Andrea de Adamich was born in Trieste, Italy, and started racing while still a law student. He did well in Italian F3 in 1965 before really coming to prominence the following year, winning the European Touring Car Championship driving the works-backed Autodelta Alfa Romeo GTA Coupe.
He then raced the Alfa Romeo T33 sports car and attracted the attention of Ferrari who offered him a drive in the non-Championship 1967 Spanish Grand Prix at Jarama in which he finished 9th after a puncture.
In 1968 he was scheduled to drive full-time as the third works driver alongside Amon and Ickx at Ferrari. Third works entries were a common practice in those days. Unfortunately his Ferrari spun off on oil at Kyalami and then a crash in practice for the Race of Champions at Brands Hatch inflicted neck injuries which sidelined him for much of the season, though he made a winning return in 1969 with the works Ferrari Dino T166 which saw him take the South American Formula 2 Temporada series.
He was dropped by Ferrari and drove in the newly inaugurated F5000/FA series for Team Surtees on both sides of the Atlantic before returning to F1 in 1970 in the Alfa Romeo-engined McLaren, only finishing once, and then in 1971 with the March 711 also with Alfa power, always in the 'third' works car.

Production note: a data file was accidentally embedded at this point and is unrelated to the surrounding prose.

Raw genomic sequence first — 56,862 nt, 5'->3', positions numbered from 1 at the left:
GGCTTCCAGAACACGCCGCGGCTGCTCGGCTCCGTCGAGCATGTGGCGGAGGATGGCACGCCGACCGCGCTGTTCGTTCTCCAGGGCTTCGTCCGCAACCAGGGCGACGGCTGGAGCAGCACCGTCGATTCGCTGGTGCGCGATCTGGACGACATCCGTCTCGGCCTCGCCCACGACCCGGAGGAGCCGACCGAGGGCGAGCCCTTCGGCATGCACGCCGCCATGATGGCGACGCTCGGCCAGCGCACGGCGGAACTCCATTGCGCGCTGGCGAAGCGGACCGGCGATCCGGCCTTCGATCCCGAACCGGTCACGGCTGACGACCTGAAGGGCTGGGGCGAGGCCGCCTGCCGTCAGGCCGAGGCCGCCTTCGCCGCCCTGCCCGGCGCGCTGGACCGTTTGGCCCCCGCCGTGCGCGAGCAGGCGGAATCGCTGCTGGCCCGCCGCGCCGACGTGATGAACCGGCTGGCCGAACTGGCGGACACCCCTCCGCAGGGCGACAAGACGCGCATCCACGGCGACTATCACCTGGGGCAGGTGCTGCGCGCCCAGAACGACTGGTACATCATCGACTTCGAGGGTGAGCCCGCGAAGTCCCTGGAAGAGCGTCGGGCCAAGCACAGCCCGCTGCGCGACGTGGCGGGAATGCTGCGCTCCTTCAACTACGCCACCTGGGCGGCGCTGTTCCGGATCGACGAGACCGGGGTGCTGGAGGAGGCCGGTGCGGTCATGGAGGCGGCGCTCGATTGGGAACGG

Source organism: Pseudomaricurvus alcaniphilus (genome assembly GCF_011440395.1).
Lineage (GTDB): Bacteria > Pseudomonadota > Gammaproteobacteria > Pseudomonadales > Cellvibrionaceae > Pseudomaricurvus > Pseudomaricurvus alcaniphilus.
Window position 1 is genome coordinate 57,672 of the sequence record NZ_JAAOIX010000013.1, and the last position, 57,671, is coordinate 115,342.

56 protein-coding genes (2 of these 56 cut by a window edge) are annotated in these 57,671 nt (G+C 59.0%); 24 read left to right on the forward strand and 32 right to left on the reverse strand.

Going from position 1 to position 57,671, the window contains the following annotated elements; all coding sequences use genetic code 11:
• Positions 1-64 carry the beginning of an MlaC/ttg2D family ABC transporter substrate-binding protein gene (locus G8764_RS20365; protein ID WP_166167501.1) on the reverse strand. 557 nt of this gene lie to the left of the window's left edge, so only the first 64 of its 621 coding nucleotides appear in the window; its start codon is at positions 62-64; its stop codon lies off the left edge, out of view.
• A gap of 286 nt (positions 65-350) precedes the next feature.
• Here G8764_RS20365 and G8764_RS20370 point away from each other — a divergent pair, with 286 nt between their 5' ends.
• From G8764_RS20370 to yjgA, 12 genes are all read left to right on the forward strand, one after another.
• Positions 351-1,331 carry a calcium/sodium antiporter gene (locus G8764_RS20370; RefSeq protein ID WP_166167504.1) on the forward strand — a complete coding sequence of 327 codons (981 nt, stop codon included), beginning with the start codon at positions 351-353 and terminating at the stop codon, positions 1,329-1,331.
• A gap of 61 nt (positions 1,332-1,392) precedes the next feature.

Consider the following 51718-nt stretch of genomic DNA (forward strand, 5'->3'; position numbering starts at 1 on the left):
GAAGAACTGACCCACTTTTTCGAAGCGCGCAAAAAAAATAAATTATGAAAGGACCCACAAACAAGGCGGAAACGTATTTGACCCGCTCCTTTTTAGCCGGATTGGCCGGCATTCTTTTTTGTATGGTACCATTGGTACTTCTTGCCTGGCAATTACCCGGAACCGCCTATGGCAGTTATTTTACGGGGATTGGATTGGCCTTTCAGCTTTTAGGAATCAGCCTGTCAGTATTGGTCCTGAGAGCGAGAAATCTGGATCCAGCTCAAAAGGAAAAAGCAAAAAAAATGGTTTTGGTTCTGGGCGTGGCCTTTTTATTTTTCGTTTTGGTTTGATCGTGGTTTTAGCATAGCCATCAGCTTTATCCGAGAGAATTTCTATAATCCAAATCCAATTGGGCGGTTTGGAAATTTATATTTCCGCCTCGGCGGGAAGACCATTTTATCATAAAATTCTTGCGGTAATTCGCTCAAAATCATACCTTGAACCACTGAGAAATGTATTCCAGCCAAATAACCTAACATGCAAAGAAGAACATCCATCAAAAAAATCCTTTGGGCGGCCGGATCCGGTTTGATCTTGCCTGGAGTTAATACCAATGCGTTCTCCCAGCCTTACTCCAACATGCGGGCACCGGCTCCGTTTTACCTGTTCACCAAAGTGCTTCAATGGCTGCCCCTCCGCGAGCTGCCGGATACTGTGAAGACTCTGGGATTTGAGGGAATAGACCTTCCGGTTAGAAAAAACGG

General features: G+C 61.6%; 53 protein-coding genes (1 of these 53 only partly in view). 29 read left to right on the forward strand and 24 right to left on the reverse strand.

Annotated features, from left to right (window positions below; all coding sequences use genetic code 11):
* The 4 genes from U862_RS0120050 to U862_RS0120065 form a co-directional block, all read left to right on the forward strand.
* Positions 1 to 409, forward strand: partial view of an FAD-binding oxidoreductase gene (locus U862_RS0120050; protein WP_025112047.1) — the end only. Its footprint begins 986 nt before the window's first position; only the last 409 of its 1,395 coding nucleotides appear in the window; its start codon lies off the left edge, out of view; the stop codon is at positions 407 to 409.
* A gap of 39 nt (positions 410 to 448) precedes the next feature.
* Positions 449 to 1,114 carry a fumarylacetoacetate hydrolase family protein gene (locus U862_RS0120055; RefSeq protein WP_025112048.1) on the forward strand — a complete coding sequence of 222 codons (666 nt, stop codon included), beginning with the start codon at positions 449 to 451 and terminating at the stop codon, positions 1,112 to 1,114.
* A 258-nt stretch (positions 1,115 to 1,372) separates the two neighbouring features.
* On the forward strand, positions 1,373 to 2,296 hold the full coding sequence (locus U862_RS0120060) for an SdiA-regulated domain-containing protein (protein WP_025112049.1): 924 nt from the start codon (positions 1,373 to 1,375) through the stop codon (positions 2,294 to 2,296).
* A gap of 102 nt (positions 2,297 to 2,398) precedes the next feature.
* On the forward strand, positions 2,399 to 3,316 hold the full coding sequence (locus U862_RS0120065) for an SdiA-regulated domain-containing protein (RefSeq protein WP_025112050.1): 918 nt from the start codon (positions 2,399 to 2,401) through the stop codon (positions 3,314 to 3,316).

In 1972 de Adamich joined Team Surtees, once again running a third works car, this time a TS9B, alongside Tim Schenken and Mike Hailwood. He scored the best Formula 1 result of his career with a fourth in Spain.
He switched to Brabham in 1973 and posted another forth at the Belgian Grand Prix. He was then involved in the multiple accident caused by Jody Scheckter at the British Grand Prix. The leg injuries he sustained brought his Formula 1 career to a premature end.
When not involved with GP commitments, de Adamich continued as a works driver for Alfa Romeo in their successful T33 sports cars between 1970 to 1974, winning the Brands Hatch 1000 Km and the Watkins Glen 6 Hours in 1971. When his hectic racing schedule allowed, he also competed in Can-Am, touring cars and hill-climbs.
After his retirement in 1974 Andrea returned to the Grand Prix scene as a respected motor sport journalist and TV commentator and in recent seasons has overseen the racing exploits of his son Gordon.
Tall and friendly, the bespectacled de Adamich is currently the vice-president of N. Technology which prepares race cars for Alfa Romeo.